President Trump's first State of the Union speech was, unlike most of its recent predecessors', worth watching. It began to be half way decent. Here's why, and how it might have been better.
Heroes were named and greeted in its opening minutes, and that's a very good sign. In a bland collectivist state where everyone is forced to pay for government to meet every need, there's little room for individual heroism; but part of the renaissance of the American spirit, for which Trump claims credit, is that when disasters strike, anyone able to do so pitches in to help.
So when Hurricane Harvey drenched Louisiana, boat owners looked for appeals for help and rescued stranded people, as what was dubbed the "Cajun Navy." A marvelous contrast to the disgrace of Obama's FEMA, which turned away volunteers who had driven from Florida trailing air boats for use in rescuing victims of Katrina.
Trump named others, in and out of uniform. It's what people do; kindness is part of human nature. He might have added that since good people volunteer, there is no need for a Coast Guard to exist, for when it's not being helpful that branch of the military is busy interfering with free use of the ocean. In the coming Zero Government Society if a need is perceived for a well-equipped rescue service to stand by too, the market - probably working with insurance firms - will provide it.
Economic improvement was identified next; reduced unemployment, rising wages, increasing business confidence and lower taxes - both a long-awaited one on companies, and on individuals. Good! I've not noticed a large-scale scrapping of restrictive regulations on business, so this fine recovery could be a great deal better if a machete were taken to those. And if lower taxes lead to greater prosperity - they do - why not slash them to zero?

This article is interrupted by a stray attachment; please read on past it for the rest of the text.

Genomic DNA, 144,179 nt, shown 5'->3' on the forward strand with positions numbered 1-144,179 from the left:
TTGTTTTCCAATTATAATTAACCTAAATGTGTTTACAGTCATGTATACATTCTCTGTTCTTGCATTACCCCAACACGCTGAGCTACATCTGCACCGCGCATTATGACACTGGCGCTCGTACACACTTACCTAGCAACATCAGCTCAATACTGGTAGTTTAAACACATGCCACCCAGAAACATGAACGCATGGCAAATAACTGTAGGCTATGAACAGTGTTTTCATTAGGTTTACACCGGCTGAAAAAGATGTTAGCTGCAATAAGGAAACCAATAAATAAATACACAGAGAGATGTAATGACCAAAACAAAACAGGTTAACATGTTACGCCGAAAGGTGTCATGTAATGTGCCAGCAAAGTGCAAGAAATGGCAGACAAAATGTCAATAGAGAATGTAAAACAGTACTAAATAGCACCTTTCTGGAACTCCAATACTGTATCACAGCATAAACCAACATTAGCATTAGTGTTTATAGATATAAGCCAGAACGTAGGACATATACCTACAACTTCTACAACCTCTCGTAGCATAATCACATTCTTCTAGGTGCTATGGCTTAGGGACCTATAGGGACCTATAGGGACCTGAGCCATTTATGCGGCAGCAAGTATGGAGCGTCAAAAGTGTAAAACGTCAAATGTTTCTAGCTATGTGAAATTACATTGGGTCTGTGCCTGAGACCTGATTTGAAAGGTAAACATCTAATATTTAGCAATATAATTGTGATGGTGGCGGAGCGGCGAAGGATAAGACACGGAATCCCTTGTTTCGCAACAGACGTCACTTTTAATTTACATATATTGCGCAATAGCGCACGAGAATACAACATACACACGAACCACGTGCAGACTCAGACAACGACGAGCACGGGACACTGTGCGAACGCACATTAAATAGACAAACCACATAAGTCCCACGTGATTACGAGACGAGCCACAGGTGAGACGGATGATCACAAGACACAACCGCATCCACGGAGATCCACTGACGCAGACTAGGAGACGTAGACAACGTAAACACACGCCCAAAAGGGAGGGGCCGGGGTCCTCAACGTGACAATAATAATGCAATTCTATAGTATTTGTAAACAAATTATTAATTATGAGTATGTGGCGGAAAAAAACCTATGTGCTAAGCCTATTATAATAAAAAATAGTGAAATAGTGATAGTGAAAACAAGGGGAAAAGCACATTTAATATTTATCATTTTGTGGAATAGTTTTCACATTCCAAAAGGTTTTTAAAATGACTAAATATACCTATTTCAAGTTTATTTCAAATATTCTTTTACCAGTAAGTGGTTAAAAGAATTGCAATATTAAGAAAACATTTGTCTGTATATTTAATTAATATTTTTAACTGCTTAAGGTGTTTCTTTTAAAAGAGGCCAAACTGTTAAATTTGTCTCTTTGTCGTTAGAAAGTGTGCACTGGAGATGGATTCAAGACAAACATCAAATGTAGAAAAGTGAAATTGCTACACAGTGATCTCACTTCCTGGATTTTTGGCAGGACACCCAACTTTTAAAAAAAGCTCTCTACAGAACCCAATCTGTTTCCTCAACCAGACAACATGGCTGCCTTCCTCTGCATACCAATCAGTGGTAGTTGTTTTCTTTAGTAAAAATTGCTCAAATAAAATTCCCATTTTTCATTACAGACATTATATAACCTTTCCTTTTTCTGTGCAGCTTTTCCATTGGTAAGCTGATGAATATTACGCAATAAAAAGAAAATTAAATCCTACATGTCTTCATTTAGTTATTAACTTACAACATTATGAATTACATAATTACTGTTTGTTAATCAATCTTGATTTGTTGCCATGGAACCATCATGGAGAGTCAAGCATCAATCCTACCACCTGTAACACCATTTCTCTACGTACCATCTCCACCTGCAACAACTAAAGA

Government won't ever do that, because it is a non-market institution that can survive only by stealing money, and denizens of D.C. like their jobs. But as increasing numbers of people learn what they are missing in a ZGS, they will quit their government jobs and then the fat cats in Congress will no longer have a choice.
Trump rejoiced in a booming stock market, saying $8 trillion had been added to its value since he took office. But he didn't mention that under the outgoing Chair of the Federal Reserve, Janet Yellen, $5 trillion of new "money" had been created; so less than half of that nominal gain actually came from increased value. He could have announced the need to end the Fed, and challenged Congress to get that done; but he didn't. No matter; in the coming ZGS, we'll do it for them.
Veterans were thanked next, and a young lad called Preston Sharp was praised for organizing the placement of 40,000 US flags on veteran graves. No doubt he did well; but I heard no shadow of a promise that the steady stream of wars waged (115 so far) will dry up, so ending the need for such graves. That was the worst omission in this SOTU, and the end of warfare will be the biggest single benefit resulting from government's evaporation.